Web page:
I‘m a liberal leaning outdoorsman attempting to open the minds of right wingers to the idea that libs fish too. Anglers come from all walks of life, left, right, and center. Not everyone who fishes for bass is a redneck fond of Nascar, country music, and religiosity. Expect posts about largemouth bass fishing, techniques, reviews of lures and other products, but not any condemnable conservative rants. I hope to inspire the online angler community to dial down rhetoric which will do more harm than good to our sport.

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Sunday, June 13, 2010

• Off The Pier 6-13-2010

Haven't fished much lately and I couldn't resist taking advantage of the opportunity to wet a line this morning. Started casting around 6:15am. Quit around 9am. Caught three on a black Trophy Series Scumfrog. The sun lit up the horizon for a short while. Then clouds rolled in, blocking it all out. No idea what the water temps were. The lake should be up after all the recent rain, but levels have either remained steady or dropped a few inches over the past week or so.

On one of my first casts, I had something dart after the frog, but it missed. A few casts later, I had something hit. I dragged it about 10 feet or so as it flopped and thrashed under the duckweed. Seconds later, it came off, but I could tell it was a bowfin. That bite was enough to convince me to stay out of the duckweed for a while. I went on to fishing open water, pads, and trees.

Didn't get much action for a while. Around 7:15, I noticed a swirl way off to the left of the pier. The cast was a little cumbersome, seeing as how the swirl was almost out of range and I had to avoid hanging my line in a high tree limb, but the frog landed about three or four feet from where I saw the swirl. After the lure hit the water, I let it sit for a moment, pulled it back towards me, and engaged the reel. I started swimming it with a subtle bobbing action. Suddenly, it felt like I had dragged the frog underneath a lily pad, but I wasn't quite sure, so I set the hook. Yep. Fish on. It jumped a few times and took me into some pads, but I was able to pull it free from the stems with ease. I just kept the pressure on. About 30 feet from the pier, the bass surfaced again, but hydrilla had partially covered its head. For some reason, getting covered in weeds calms bass down. Don't ask me why. This allowed me to drag it the rest of the way in without any trouble. Same thing happened when I hooked that 6lber last year (in almost the exact same spot, mind you). Whenever their front end gets covered up, they stop jumping and they stop fighting. All I have to worry about is the line breaking from the extra weight tagging along for the ride. Hydrilla can get awfully heavy.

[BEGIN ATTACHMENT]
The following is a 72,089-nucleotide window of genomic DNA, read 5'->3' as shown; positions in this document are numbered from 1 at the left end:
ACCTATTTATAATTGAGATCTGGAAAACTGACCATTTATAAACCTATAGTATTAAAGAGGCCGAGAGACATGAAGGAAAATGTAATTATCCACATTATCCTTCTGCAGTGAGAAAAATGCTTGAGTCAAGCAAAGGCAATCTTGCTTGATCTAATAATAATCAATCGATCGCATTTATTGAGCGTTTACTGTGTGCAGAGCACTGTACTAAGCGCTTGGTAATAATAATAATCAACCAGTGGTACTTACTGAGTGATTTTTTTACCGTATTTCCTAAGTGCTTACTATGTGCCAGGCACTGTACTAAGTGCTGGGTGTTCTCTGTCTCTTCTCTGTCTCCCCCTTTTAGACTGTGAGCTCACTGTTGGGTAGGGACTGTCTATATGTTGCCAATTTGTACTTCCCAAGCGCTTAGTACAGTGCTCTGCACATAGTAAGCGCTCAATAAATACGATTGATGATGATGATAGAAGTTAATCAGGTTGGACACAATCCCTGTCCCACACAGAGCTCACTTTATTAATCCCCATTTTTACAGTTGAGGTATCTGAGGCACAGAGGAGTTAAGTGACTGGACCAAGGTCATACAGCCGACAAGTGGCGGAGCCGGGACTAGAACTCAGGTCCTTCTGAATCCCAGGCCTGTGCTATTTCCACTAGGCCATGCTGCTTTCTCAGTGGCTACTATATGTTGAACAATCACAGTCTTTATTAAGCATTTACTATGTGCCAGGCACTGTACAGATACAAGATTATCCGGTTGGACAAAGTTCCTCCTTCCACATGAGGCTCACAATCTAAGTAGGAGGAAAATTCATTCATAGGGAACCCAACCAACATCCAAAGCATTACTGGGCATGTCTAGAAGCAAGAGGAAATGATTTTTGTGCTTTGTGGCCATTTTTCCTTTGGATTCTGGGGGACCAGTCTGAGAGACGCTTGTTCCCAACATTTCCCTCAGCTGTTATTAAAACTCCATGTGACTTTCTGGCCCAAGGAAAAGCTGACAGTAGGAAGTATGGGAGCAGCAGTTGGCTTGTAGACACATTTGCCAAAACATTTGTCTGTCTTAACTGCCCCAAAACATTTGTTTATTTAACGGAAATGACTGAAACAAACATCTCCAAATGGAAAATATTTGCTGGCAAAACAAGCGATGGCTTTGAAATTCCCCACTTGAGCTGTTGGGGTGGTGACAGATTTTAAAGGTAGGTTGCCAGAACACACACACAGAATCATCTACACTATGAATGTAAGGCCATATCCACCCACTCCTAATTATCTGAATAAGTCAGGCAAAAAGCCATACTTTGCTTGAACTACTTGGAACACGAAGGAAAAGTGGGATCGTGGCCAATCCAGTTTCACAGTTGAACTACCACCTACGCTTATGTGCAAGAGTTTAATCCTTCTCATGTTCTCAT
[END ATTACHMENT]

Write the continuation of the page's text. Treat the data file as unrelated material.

Didn't bring my scale down with me. Felt like a solid 2 to 2.5lber. One down.

Spent the next 45 minutes trying my luck elsewhere, but couldn't draw anything out of hiding. Then I put the frog along a tree line and had something hit. I missed, but I found out later that it was a gar. Like the bowfin situation earlier, I decided to avoid that particular spot for a while. Fished other spots and encountered the same problem. Gar weren't everywhere, but there were enough to get on my nerves.

As I was about to walk off the pier, I made a brief cast into the shallow duckweed behind me to clean some gunk off the frog. As I was reeling in, a small bass hammered the frog. Scared me to death. Couldn't have been in more than six or seven inches of water. Yeah, it was a little guy.

Walked along the bank and fished the other spot I have easy access to. Saw at least two gar over there swimming really shallow. I made sure the latter half of every cast was spent quickly reeling in. I had no intentions of hooking a gar this morning. Nope. When the frog got to a certain point, I'd reel it in quick and cast to a new spot.

The water along that bank was really shallow. It couldn't have been more than a couple of feet deep where I was casting to, if that. After making multiple casts, I had something hammer the frog again. This one was a jumper like the first and yes, it too went nose first into the weeds. The good thing about bank fishing is that one can walk backwards and drag a fish like that in. This one was a hair bigger than the first, so I'm putting it in the 3lb range.

I quit shortly after catching that fish because I noticed my line had some damage deep down from that last fight. I was in no mood to lose a lure this morning. Figured I'd had enough fun. Got my fix. Should hold me over for a while. I even have a mild case of bass thumb.

1 comments:

Coloradocasters said...

Nice work, Man! Just came across your blog and love the material. Keep fishing!